How about that other coronavirus hot spot?

You know, prisons?

For more than fifty years, Palestine, Texas, has been known as a prison town. Most of the time, that hasn’t been a problem.

True, it was a bit controversial in the 1960s when the Texas corrections department bought up 21,000 acres in this part of East Texas and built the biggest men’s prison in the state. According to Ben Campbell, a local historian and self-described “old geezer,” locals fretted at the time about the danger of escaping prisoners. The state provided steady jobs with decent benefits, however, and over the years one prison expanded into five, which can hold nearly 14,000 men. Now, the Texas Department of Criminal Justice is the largest employer in Anderson County.

“People love it and they hate it—it’s jobs, but it’s low-paying jobs,” Campbell said. “They get decent benefits, so it’s a positive for the county.”

But when coronavirus hit, the county’s biggest employer became its biggest threat. More than 2,000 workers go in and out of the prisons—and have unwittingly been carrying coronavirus with them. More than 30 of them had tested positive for COVID-19 by Friday evening, according to the prison system, in a county with only 30 reported cases total (not all of the guards live there). There’s just one hospital in the county, the 150-bed Palestine Regional Medical Center.

“People are trying to be supportive and understanding of the guards needing to do their jobs,” said Matt Kuhl, the son of a retired corrections officer, who runs the “Happening Now in Anderson County, TX!” Facebook group. “But the general consensus is that it’s a threat to have so many cases nearby.”


By April 2,  the county already had its first confirmed COVID-19 case, and its chief executive issued a shelter-in-place order. The county also imposed an order limiting how many family members could enter big-box stores at one time because so many people had been congregating at the Walmart.

None of these restrictions could stave off the coronavirus explosion inside Anderson County prisons. The following week, the state corrections agency announced six men at the George Beto Unit had tested positive, and the maximum-security prison quickly became the biggest hotspot among the state’s 104 prisons.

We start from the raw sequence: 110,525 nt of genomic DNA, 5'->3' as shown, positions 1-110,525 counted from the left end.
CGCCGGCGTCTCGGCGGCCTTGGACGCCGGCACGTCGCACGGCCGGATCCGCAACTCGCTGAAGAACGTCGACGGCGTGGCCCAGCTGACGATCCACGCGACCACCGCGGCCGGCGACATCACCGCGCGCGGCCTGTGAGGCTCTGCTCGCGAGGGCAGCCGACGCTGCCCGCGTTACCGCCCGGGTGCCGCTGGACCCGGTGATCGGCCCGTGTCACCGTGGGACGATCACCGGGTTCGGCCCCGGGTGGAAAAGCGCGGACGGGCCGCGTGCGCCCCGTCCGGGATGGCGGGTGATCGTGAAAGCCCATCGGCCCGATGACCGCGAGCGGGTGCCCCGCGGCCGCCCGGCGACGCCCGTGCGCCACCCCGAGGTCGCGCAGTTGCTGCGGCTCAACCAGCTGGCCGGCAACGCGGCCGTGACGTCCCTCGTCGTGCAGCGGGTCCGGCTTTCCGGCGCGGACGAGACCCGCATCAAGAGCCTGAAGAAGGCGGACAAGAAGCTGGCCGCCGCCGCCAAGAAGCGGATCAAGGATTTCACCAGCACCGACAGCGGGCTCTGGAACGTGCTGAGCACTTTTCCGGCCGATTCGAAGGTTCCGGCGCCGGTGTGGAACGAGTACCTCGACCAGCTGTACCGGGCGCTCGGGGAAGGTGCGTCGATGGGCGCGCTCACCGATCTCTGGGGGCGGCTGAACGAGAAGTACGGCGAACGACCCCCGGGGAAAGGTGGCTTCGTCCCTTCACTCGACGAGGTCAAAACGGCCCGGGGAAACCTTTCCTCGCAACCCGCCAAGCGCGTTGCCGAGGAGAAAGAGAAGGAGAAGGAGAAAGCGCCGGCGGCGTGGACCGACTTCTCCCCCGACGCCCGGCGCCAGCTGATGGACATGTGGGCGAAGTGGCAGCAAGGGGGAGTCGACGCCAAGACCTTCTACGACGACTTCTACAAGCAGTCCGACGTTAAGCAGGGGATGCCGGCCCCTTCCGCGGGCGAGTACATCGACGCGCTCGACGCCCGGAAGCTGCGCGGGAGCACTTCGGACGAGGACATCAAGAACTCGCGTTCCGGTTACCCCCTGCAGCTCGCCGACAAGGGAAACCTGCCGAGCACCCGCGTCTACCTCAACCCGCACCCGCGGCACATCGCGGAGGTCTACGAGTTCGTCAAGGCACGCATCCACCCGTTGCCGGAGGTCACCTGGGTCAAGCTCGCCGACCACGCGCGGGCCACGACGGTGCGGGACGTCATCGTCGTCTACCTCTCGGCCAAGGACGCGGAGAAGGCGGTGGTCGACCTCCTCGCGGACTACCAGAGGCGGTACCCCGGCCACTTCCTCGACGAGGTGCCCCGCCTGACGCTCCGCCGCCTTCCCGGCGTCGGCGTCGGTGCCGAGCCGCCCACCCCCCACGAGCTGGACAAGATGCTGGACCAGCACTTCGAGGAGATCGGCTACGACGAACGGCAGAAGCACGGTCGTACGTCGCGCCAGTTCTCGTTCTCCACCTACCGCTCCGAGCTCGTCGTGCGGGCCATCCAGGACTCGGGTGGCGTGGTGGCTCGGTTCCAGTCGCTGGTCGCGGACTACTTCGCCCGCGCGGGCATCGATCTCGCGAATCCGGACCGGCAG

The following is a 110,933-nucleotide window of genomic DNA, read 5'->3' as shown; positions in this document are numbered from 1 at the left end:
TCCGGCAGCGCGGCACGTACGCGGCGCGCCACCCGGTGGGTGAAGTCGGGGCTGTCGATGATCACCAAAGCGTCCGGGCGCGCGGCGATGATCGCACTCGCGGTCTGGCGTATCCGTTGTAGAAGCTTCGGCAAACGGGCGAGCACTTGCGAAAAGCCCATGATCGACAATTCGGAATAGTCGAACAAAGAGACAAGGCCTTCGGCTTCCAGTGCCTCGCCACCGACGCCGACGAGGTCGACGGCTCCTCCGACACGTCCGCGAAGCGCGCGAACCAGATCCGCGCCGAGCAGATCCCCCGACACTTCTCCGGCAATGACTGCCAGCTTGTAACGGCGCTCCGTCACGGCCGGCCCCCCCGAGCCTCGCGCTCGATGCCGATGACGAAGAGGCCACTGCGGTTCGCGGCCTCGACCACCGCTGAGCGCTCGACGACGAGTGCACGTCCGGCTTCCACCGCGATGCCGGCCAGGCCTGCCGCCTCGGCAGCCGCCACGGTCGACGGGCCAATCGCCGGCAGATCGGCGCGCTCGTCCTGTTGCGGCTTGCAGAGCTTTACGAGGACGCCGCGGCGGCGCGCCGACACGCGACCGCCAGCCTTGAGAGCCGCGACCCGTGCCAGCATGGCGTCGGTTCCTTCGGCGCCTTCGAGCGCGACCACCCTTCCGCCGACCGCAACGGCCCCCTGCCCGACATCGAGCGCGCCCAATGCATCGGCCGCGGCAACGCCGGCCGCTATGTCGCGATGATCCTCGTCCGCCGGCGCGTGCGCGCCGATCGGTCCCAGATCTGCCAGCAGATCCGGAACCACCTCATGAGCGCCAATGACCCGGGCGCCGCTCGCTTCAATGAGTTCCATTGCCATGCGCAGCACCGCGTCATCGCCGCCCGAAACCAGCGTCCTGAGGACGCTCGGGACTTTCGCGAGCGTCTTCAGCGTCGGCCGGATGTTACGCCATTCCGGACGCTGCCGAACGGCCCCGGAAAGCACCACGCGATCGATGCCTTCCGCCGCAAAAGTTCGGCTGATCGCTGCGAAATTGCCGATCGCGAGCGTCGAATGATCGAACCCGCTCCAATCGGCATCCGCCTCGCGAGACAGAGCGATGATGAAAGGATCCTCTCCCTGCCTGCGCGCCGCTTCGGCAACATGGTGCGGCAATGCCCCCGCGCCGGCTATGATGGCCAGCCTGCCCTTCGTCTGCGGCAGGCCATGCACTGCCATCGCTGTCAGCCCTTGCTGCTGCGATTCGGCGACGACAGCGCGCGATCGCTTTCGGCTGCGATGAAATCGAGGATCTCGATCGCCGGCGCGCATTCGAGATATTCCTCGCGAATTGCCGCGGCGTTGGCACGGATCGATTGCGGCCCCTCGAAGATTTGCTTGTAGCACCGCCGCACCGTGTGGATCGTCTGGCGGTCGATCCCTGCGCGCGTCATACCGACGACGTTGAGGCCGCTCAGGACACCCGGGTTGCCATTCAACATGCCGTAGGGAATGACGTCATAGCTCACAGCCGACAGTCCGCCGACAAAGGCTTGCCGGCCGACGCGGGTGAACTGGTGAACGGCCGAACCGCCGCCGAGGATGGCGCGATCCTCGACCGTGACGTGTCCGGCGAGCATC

“When it started spinning up out there at Beto, within a few days it was up to 30 cases and then 70,” said Peyton Williams, who has lived in Palestine for two years and works in banking. “It seemed to sneak up pretty quickly.”

Ten days after those first positives, Beto had more than 100 cases and, suddenly, a lot of people started worrying. Mayor Steve Presley sparred with prison administrators he accused of misrepresenting basic facts, like whether men were being moved from prison to prison, and thus possibly spreading the disease.

“They told us at one point that they had stopped all transfers except medical—and they eventually did, but they kept transferring them for about a week, just back and forth between prisons,” Presley told me recently. “Did they think we couldn’t find out in a town this small? That people wouldn’t tell us?”

Usually, he said, the city and the state agency get along. Everyone in town has seen vans full of men in prison-white uniforms on their way to trim grass at the city cemetery.

Prisoners had already stopped work for the city in early April when Presley vented to the local newspaper, telling the Palestine Herald-Press that he was furious that the corrections agency was not prepared to handle an outbreak. A state worker then said prisoners would no longer work at the city’s cemetery and parks. The mayor initially suspected it was in retaliation, but the TDCJ later said it was a misunderstanding and the change was not permanent.

That was two weeks ago, but problems continue. Prisoners at two other nearby units have tested positive, and the outbreak at Beto is still growing. Last week it topped two hundred cases.